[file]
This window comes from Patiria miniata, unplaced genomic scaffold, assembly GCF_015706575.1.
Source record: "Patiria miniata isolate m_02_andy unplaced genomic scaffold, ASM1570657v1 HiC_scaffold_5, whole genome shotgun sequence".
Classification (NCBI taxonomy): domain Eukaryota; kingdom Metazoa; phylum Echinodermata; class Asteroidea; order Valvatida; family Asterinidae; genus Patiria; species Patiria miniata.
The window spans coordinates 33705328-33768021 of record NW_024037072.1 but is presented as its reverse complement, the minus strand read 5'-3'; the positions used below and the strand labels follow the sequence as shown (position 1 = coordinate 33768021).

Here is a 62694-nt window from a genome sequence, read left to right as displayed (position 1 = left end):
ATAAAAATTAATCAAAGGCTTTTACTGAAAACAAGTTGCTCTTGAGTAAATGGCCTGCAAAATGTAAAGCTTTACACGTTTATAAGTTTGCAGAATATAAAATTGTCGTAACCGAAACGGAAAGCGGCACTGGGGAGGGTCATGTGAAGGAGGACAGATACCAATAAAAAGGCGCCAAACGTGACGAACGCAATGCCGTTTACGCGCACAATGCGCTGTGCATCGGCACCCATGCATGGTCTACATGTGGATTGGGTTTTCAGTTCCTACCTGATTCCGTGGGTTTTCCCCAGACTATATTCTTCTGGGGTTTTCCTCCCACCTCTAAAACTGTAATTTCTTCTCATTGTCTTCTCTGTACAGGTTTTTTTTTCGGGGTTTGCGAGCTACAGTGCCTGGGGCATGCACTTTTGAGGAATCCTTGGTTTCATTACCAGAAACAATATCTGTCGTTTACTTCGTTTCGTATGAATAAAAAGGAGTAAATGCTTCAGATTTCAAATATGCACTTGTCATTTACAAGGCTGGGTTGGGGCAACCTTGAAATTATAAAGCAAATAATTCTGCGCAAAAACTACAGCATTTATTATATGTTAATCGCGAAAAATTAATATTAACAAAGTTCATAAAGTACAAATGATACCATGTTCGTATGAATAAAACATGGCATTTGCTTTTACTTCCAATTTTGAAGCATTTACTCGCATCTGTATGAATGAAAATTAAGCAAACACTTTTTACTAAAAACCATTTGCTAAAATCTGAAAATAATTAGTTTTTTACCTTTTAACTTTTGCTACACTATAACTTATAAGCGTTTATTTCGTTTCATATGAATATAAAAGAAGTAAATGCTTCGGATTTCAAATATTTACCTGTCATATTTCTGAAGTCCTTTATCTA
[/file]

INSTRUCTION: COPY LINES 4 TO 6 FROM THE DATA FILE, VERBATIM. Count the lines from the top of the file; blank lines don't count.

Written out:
The window spans coordinates 33705328-33768021 of record NW_024037072.1 but is presented as its reverse complement, the minus strand read 5'-3'; the positions used below and the strand labels follow the sequence as shown (position 1 = coordinate 33768021).

Here is a 62694-nt window from a genome sequence, read left to right as displayed (position 1 = left end):
ATAAAAATTAATCAAAGGCTTTTACTGAAAACAAGTTGCTCTTGAGTAAATGGCCTGCAAAATGTAAAGCTTTACACGTTTATAAGTTTGCAGAATATAAAATTGTCGTAACCGAAACGGAAAGCGGCACTGGGGAGGGTCATGTGAAGGAGGACAGATACCAATAAAAAGGCGCCAAACGTGACGAACGCAATGCCGTTTACGCGCACAATGCGCTGTGCATCGGCACCCATGCATGGTCTACATGTGGATTGGGTTTTCAGTTCCTACCTGATTCCGTGGGTTTTCCCCAGACTATATTCTTCTGGGGTTTTCCTCCCACCTCTAAAACTGTAATTTCTTCTCATTGTCTTCTCTGTACAGGTTTTTTTTTCGGGGTTTGCGAGCTACAGTGCCTGGGGCATGCACTTTTGAGGAATCCTTGGTTTCATTACCAGAAACAATATCTGTCGTTTACTTCGTTTCGTATGAATAAAAAGGAGTAAATGCTTCAGATTTCAAATATGCACTTGTCATTTACAAGGCTGGGTTGGGGCAACCTTGAAATTATAAAGCAAATAATTCTGCGCAAAAACTACAGCATTTATTATATGTTAATCGCGAAAAATTAATATTAACAAAGTTCATAAAGTACAAATGATACCATGTTCGTATGAATAAAACATGGCATTTGCTTTTACTTCCAATTTTGAAGCATTTACTCGCATCTGTATGAATGAAAATTAAGCAAACACTTTTTACTAAAAACCATTTGCTAAAATCTGAAAATAATTAGTTTTTTACCTTTTAACTTTTGCTACACTATAACTTATAAGCGTTTATTTCGTTTCATATGAATATAAAAGAAGTAAATGCTTCGGATTTCAAATATTTACCTGTCATATTTCTGAAGTCCTTTATCTA